For Nikkei (Japanese Americans)

We welcome Nikkei in the U.S. to participate in GUA. For our Nikkei allies who participate in GUA, we wish for the following:

Nikkei in the United States

  1. As members of the Japanese Diaspora, it is important to recognize your position within settler colonialism and resist U.S. imperialism at home and around the world.
  2. Make space, don’t take space: Are you following the lead of Uchinanchu activists? Are you centering Uchinanchu voices and experiences in your work? Are you working with Uchinanchu folks in your spaces?  Are you actively recruiting Uchinanchu to your work and encouraging them to take positions of leadership?
  3. The development of a Nikkei identity has at times served to flatten diversity and suppress dissent within the community, and ignore the experiences of discrimination that indigenous Uchinanchu went through in the diaspora.  We must learn about this history of discrimination against Uchinanchu in the diaspora as a way by which to recognize the diversity within the Nikkei community.
  4. Know history, Know self: For those members of the Japanese American community that had experienced World War II incarceration, we know full well the experience of being persecuted as a racial and ethnic minority.  Yet we often fail to recognize how the incarceration experience played a critical role in disconnecting us from homeland politics. We must learn about homeland politics, and especially the history of Okinawa before Japanese annexation as well as under U.S. military occupation.
  5. Many younger Japanese Americans have been involved in the critically important step of reconnecting with their homeland heritage as a way in which to reclaim their identity.  Learning how to reconnect with the Japanese homeland does not mean that we have to somehow erase the awareness of minority issues that we learned by living in the United States.  This is in fact one of the core strengths that we bring to our engagement with Japan. Learning about the struggle of Uchinānchu, Ainu, Hisabetsu Burakumin, Zainichi Koreans and Chinese, and other minority groups in Japan serves as a recognition of the ethnic and cultural diversity inherent in meaningfully understanding Japan.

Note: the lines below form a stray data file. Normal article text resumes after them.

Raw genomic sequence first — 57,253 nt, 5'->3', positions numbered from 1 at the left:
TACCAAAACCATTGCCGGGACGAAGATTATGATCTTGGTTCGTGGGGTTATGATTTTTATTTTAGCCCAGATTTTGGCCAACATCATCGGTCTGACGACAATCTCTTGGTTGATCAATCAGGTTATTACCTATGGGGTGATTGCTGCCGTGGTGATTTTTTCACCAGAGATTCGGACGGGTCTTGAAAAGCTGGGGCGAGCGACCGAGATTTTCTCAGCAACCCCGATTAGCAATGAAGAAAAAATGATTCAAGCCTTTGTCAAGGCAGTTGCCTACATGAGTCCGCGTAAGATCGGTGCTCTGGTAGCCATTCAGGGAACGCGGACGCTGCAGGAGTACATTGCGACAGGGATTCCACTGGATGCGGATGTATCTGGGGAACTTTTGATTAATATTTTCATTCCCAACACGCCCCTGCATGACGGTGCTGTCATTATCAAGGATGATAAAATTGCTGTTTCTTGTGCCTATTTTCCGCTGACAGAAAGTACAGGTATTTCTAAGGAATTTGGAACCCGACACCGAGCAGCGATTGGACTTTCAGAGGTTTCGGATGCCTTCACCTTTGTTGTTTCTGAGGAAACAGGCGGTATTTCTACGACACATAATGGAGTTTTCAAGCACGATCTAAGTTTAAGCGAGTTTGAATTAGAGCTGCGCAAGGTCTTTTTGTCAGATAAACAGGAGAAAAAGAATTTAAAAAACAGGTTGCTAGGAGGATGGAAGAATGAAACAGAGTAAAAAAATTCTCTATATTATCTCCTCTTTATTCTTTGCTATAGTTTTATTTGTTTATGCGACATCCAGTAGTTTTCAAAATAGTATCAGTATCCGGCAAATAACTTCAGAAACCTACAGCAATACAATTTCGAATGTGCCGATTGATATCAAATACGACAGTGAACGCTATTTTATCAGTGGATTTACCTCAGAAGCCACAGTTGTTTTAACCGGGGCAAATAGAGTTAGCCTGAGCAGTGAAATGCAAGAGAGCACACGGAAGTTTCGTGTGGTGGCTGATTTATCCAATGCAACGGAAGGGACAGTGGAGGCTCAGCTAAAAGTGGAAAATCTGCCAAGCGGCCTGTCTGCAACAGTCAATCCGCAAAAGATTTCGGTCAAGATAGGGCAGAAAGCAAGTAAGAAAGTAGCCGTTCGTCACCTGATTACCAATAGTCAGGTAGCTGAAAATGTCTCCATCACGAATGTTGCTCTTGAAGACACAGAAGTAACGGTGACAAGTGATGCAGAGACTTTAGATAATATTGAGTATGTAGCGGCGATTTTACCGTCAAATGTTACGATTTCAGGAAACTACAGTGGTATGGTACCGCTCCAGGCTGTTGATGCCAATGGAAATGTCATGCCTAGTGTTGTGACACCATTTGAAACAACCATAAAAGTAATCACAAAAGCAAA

6. As U.S. citizens, we have access to political means and avenues that the Okinawan people do not.  We must take advantage of our natural understanding of U.S. politics to pressure the U.S. government to withdraw from its insistence on building the new military base in Henoko as a way of protecting the natural heritage of Okinawa.  Working in conjunction with and in support of Uchinānchu activists in the diaspora and in the homeland we can make a significant and vitally necessary contribution to the movement against the new military base.